Estonia has long had a reputation for leading the world in tech innovation. It created a mini-revolution for digital nomads when it instituted the e-residency program back in 2014, letting remote workers gain access to banking, company registration rights, and payroll without the need for a permanent address. There’s talk the government is going even further, with a fully-fledged nomad visa in the works for 2020/21. Watch this space. In the meantime, check out that handsome medieval old town and its fairy-tale gatehouses.


Medellin is a living, breathing example of the transformative power of the digital nomad lifestyle. Once the feared home of Pablo Escobar, this Colombian metropolis is now about creative co-working hubs and sleek penthouse apartments that won’t break the bank. It’s been hailed as the “nomad mecca of the Americas”, thanks largely to its affordability and electrifying nightlife scene.

What’s The Digital Nomad Lifestyle?

There’s no hard and fast rule about how you should live as a digital nomad. There are all sorts of ways to go remote. You could even stay at home (digital homad, if you will). So long as you work online and don’t need to be anywhere to complete the nine-to-five grind, you’re in. Of course, most nomads choose to travel…

Most DNs move around monthly, bi-monthly or at least twice a year, but this changes from person to person and place to place.

Platforms like Airbnb have made short-term rentals viable for location-independent types thanks to generous monthly discounts, so there’s nothing stopping you from hitting Lisbon for 30 days, moving to Bangkok for the next 30, and passing on New Zealand for the next.

Some DNs are slow travelers that aim to keep their globetrotting ethical with fewer flights and low-carbon A-to-Bs. Others are adventure nomads who come with the surfboard and the hiking gear in tow but skip cities in favor of Alpine villages and Ecuadorian beach towns. It’s really what you make of it.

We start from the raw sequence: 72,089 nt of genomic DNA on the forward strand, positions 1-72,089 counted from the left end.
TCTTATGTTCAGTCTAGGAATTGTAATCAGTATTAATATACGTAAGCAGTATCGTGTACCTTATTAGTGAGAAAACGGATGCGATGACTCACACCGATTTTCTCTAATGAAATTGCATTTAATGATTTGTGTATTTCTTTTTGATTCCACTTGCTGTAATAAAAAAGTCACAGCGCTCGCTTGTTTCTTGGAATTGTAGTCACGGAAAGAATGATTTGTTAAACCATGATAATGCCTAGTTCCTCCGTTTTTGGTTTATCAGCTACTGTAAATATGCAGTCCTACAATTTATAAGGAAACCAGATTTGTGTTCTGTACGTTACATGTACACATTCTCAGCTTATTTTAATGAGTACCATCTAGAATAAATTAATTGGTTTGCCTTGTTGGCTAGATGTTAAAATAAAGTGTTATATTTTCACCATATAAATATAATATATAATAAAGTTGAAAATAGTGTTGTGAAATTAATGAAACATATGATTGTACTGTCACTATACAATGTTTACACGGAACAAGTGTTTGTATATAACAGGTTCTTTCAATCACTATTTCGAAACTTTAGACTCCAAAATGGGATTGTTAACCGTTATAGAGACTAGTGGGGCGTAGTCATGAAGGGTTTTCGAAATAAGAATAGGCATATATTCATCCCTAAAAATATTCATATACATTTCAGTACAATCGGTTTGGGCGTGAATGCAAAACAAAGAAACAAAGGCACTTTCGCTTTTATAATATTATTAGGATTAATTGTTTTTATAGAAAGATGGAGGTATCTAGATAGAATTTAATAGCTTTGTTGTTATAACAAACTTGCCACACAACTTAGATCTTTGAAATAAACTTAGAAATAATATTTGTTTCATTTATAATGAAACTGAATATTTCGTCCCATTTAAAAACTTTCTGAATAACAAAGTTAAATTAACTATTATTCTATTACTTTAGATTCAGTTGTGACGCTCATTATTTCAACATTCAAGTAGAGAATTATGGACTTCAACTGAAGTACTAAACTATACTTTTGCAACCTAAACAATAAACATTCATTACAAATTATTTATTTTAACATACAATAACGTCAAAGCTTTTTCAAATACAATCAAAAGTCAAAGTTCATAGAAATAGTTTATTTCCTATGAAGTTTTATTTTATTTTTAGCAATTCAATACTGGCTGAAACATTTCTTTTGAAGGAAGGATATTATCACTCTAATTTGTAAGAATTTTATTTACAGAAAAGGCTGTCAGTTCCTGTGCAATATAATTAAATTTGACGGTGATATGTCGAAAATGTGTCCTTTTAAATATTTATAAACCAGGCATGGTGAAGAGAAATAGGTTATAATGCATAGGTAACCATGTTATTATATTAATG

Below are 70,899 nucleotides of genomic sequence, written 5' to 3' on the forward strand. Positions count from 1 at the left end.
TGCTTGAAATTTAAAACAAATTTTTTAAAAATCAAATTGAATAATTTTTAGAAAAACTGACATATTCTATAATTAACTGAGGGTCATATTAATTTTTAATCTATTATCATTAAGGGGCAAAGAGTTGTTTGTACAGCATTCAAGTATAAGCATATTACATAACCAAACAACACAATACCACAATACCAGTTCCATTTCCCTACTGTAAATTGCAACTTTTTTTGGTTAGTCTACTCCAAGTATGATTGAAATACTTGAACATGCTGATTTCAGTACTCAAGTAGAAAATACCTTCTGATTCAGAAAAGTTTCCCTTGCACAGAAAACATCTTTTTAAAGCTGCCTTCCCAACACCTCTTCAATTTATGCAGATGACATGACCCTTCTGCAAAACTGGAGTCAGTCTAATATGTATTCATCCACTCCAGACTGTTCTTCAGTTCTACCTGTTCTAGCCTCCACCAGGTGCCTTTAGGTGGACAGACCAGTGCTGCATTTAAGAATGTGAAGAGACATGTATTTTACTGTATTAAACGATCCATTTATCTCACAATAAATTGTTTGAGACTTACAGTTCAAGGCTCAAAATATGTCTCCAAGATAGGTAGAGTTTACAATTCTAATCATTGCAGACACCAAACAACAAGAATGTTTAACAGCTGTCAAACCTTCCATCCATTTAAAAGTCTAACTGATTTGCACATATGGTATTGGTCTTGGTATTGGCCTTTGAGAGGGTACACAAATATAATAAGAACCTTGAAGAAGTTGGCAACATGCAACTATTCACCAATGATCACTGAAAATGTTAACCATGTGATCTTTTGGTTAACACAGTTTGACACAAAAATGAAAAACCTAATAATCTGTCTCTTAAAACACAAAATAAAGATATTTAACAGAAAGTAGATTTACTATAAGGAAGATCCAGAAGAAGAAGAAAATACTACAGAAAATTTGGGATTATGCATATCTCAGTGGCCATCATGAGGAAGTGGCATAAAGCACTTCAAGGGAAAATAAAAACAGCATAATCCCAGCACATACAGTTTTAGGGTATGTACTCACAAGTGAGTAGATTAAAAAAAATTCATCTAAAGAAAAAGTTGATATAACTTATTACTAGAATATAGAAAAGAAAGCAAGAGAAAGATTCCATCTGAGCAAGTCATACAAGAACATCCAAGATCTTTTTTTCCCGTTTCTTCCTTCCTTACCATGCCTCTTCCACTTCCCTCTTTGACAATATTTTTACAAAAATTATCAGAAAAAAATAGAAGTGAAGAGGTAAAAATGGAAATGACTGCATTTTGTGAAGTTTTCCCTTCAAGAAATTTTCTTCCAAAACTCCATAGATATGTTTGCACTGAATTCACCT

Digital Nomad Advantages

Living the digital nomad lifestyle is pretty awesome. Obvious pros: You get to be where you want when you want. You’re your own boss but have the added advantage of being able to flick open the office in a hammock on a Philippine island. But those aren’t the only plus sides. You also get:

  •       Access to a growing jobs market that prioritizes location-independent work.
  •       No commutes.
  •       No office wear (ditch that suit and those pencil skirts, wahoo!).
  •       To choose your own schedule.
  •       To choose your own holidays.
  •       Exciting day-to-day – you can afford to be spontaneous.

Digital Nomad Disadvantages

We’re not going to pretend that the life of a digital nomad is all peaches and cream. It’s most certainly not. This lifestyle, like all big lifestyle changes, brings some downsides to boot. They’re worth bearing in mind if you’ve been on a diet of unreal Instagram shots and only unreal Instagram shots. Just think about it…

  •       No routine, which can be fun, but also makes it hard to stay motivated.
  •       You can be isolated and find it difficult to forge long-term friendships.
  •       It’s tiring traveling ALL the time!
  •       The same pitfalls as all freelance work – you’ve got to proactively look for projects to keep up the income.